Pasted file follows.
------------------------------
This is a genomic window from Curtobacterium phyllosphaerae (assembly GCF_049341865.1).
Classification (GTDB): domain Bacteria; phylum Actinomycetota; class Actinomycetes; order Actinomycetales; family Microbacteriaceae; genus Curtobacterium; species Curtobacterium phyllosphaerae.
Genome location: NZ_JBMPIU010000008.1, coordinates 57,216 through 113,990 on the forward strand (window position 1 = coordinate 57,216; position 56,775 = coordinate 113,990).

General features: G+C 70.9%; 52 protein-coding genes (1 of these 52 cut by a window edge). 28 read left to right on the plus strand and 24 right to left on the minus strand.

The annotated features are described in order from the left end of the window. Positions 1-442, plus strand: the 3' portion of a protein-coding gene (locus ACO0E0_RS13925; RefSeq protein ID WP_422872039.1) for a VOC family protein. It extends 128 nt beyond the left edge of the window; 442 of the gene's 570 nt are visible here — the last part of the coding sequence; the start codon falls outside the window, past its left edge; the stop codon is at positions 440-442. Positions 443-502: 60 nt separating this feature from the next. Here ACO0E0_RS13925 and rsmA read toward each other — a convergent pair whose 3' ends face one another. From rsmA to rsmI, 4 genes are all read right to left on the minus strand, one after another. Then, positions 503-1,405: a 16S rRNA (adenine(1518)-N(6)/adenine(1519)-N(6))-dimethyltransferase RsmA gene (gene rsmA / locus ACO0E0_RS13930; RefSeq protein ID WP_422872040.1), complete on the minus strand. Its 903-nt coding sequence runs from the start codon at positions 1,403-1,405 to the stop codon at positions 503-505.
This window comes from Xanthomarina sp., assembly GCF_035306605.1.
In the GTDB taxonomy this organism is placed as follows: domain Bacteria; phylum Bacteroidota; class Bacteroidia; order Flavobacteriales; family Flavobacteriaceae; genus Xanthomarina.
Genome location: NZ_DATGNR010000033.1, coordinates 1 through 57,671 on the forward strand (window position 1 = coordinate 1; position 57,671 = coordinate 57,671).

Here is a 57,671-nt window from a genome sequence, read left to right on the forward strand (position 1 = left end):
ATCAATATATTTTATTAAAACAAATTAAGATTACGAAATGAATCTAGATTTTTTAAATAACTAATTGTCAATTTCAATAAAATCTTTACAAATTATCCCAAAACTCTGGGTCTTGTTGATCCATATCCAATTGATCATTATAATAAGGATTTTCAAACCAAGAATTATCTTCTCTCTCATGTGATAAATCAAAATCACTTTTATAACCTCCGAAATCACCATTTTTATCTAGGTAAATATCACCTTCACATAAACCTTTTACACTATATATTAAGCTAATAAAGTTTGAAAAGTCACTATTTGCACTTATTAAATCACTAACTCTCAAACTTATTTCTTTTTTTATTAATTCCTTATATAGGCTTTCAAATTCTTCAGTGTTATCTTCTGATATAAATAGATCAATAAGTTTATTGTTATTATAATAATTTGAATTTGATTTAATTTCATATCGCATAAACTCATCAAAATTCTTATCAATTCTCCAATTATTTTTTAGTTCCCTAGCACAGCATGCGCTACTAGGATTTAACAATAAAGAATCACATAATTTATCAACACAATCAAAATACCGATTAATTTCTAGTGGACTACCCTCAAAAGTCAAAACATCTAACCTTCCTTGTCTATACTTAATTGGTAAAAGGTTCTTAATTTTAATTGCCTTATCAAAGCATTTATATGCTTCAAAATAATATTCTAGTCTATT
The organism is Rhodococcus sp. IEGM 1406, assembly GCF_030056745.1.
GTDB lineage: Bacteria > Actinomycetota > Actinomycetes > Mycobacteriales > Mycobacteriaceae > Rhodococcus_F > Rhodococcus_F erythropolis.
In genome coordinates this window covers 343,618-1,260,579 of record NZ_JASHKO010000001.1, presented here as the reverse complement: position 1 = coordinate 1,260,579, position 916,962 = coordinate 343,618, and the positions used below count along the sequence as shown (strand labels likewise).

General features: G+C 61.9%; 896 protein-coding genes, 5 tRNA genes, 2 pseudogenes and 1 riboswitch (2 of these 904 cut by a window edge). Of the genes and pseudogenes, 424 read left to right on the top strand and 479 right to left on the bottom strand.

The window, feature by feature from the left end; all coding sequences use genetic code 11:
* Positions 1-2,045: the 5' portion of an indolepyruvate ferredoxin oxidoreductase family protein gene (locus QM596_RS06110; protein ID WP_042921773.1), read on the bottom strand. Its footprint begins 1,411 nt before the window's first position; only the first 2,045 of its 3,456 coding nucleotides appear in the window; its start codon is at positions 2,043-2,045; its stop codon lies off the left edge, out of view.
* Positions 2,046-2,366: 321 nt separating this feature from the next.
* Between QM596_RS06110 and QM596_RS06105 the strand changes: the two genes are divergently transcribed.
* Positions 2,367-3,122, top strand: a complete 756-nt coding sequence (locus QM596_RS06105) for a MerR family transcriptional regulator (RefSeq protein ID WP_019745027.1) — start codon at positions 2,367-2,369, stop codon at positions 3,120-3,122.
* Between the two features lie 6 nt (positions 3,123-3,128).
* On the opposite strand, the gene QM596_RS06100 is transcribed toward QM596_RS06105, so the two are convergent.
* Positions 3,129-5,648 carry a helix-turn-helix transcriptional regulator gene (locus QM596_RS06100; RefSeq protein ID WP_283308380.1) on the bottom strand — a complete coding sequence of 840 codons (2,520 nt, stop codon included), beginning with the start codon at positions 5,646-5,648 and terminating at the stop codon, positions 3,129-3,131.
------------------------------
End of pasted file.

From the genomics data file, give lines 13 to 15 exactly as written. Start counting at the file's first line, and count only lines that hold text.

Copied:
In genome coordinates this window covers 343,618-1,260,579 of record NZ_JASHKO010000001.1, presented here as the reverse complement: position 1 = coordinate 1,260,579, position 916,962 = coordinate 343,618, and the positions used below count along the sequence as shown (strand labels likewise).

General features: G+C 61.9%; 896 protein-coding genes, 5 tRNA genes, 2 pseudogenes and 1 riboswitch (2 of these 904 cut by a window edge). Of the genes and pseudogenes, 424 read left to right on the top strand and 479 right to left on the bottom strand.

The window, feature by feature from the left end; all coding sequences use genetic code 11: